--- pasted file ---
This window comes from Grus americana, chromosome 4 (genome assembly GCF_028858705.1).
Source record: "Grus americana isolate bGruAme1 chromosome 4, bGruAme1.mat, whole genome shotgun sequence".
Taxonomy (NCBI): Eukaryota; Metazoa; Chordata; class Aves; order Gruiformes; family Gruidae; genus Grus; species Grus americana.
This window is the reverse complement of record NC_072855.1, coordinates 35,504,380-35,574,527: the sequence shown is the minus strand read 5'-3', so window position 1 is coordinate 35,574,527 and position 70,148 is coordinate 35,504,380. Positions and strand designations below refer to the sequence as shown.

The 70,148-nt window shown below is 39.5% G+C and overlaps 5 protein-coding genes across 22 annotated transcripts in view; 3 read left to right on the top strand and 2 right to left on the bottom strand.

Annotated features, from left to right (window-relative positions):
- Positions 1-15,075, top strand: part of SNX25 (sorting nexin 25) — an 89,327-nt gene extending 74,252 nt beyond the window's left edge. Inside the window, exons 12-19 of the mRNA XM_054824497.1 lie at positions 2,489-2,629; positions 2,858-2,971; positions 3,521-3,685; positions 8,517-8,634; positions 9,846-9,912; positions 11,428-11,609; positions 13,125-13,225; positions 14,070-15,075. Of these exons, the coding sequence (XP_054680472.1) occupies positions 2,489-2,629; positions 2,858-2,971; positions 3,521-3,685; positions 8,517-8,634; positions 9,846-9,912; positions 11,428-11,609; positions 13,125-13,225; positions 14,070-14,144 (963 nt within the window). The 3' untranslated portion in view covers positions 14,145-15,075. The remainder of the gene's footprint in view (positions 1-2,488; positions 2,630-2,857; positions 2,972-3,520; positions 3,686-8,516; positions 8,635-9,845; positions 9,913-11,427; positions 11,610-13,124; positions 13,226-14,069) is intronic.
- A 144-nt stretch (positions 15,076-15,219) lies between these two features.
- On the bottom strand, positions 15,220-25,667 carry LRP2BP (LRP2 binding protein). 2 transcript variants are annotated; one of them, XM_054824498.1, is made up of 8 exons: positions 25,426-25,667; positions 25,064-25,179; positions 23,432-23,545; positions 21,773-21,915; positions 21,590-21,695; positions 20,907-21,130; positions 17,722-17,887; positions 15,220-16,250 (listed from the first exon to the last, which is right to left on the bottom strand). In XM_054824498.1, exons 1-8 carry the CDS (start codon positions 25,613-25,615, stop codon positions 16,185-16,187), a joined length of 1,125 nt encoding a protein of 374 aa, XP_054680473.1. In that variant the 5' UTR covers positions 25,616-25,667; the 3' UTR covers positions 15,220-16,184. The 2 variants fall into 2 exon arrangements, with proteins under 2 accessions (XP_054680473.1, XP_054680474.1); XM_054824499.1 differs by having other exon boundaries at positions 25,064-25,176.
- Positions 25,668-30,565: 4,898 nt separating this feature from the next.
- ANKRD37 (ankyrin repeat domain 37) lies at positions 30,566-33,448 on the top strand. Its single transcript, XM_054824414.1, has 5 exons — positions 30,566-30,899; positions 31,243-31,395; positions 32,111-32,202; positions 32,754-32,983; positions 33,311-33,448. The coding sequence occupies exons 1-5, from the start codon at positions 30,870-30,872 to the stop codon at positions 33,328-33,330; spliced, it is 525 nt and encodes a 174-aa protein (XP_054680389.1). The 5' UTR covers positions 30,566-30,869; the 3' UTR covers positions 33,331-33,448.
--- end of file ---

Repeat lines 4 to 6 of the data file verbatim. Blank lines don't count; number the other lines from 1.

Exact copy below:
This window is the reverse complement of record NC_072855.1, coordinates 35,504,380-35,574,527: the sequence shown is the minus strand read 5'-3', so window position 1 is coordinate 35,574,527 and position 70,148 is coordinate 35,504,380. Positions and strand designations below refer to the sequence as shown.

The 70,148-nt window shown below is 39.5% G+C and overlaps 5 protein-coding genes across 22 annotated transcripts in view; 3 read left to right on the top strand and 2 right to left on the bottom strand.

Annotated features, from left to right (window-relative positions):